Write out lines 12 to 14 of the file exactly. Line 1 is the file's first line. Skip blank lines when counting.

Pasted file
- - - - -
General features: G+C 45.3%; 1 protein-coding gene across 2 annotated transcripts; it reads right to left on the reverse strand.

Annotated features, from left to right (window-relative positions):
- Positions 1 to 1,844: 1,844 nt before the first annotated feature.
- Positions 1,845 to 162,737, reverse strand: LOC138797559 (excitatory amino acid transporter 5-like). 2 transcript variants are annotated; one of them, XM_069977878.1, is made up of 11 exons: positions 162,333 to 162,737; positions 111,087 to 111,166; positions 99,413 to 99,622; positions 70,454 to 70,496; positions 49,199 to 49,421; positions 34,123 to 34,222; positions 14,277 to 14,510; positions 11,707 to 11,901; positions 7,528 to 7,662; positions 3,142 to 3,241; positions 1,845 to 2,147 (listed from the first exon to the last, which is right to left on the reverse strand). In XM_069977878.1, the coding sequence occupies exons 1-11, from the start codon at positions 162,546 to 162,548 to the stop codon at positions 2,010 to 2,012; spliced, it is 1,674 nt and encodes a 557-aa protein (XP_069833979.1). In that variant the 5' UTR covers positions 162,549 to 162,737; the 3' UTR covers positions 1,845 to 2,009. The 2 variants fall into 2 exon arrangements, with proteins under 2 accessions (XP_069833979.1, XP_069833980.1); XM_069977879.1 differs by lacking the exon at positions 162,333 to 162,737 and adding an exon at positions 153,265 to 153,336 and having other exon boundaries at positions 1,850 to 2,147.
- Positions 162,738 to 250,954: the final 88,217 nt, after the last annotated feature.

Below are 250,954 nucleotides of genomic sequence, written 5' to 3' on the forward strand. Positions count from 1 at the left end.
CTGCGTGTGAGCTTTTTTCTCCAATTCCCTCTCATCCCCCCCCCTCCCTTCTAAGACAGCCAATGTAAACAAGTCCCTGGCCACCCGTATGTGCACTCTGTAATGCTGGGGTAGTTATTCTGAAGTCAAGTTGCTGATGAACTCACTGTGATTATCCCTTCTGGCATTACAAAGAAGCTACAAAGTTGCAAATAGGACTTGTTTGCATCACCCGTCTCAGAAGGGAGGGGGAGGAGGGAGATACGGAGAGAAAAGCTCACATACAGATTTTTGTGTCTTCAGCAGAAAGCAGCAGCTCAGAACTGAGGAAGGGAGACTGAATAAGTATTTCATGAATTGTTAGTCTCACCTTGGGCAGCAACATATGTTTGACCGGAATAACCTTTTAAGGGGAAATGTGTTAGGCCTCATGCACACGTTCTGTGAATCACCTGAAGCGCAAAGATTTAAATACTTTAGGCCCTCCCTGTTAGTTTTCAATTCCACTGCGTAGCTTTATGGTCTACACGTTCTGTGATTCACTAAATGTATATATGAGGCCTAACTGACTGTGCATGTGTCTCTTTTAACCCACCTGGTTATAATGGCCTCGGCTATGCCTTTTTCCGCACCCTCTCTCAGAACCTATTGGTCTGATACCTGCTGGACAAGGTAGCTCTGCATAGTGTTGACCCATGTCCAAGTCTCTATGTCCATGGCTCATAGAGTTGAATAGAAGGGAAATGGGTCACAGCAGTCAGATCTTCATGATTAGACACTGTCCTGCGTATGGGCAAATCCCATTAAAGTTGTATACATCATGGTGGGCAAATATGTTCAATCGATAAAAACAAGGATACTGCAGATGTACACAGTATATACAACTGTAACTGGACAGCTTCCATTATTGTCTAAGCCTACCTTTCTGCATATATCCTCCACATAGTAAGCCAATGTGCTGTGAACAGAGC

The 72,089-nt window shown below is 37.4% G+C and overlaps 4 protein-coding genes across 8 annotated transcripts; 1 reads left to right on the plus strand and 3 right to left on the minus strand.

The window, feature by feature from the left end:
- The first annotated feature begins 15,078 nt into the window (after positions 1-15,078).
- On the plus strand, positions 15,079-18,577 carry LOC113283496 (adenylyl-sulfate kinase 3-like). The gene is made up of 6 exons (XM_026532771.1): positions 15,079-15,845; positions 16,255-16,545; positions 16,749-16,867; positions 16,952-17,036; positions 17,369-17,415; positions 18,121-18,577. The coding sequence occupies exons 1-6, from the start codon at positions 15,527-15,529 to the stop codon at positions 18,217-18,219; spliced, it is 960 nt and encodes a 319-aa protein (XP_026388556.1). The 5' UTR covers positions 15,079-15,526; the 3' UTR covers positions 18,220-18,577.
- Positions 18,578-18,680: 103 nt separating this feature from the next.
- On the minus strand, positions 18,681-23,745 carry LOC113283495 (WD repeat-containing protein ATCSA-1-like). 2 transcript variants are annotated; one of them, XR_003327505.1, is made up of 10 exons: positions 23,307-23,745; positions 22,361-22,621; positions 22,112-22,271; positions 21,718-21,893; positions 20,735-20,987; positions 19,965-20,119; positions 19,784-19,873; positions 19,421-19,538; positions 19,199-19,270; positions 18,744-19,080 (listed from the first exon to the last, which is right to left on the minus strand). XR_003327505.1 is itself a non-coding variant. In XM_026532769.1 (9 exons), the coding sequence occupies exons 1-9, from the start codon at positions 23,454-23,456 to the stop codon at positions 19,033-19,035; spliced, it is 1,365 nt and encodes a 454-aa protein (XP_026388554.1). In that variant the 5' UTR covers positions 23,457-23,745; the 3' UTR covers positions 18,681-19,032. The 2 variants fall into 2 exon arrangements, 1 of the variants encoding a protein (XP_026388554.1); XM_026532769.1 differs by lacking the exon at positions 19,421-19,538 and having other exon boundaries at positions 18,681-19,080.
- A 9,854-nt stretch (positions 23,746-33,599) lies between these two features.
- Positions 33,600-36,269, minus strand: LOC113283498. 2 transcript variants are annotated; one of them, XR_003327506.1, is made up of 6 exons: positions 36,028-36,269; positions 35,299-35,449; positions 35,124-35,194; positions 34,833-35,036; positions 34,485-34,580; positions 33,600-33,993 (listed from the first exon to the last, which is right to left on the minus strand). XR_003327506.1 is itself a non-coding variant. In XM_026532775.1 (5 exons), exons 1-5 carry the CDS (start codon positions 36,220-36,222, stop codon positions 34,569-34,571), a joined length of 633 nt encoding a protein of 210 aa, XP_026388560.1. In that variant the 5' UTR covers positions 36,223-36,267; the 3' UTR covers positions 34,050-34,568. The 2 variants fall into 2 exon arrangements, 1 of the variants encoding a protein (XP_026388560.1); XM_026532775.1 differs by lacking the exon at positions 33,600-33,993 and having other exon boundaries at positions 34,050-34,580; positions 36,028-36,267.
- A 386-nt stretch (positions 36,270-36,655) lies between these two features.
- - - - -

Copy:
- Positions 18,578-18,680: 103 nt separating this feature from the next.
- On the minus strand, positions 18,681-23,745 carry LOC113283495 (WD repeat-containing protein ATCSA-1-like). 2 transcript variants are annotated; one of them, XR_003327505.1, is made up of 10 exons: positions 23,307-23,745; positions 22,361-22,621; positions 22,112-22,271; positions 21,718-21,893; positions 20,735-20,987; positions 19,965-20,119; positions 19,784-19,873; positions 19,421-19,538; positions 19,199-19,270; positions 18,744-19,080 (listed from the first exon to the last, which is right to left on the minus strand). XR_003327505.1 is itself a non-coding variant. In XM_026532769.1 (9 exons), the coding sequence occupies exons 1-9, from the start codon at positions 23,454-23,456 to the stop codon at positions 19,033-19,035; spliced, it is 1,365 nt and encodes a 454-aa protein (XP_026388554.1). In that variant the 5' UTR covers positions 23,457-23,745; the 3' UTR covers positions 18,681-19,032. The 2 variants fall into 2 exon arrangements, 1 of the variants encoding a protein (XP_026388554.1); XM_026532769.1 differs by lacking the exon at positions 19,421-19,538 and having other exon boundaries at positions 18,681-19,080.
- A 9,854-nt stretch (positions 23,746-33,599) lies between these two features.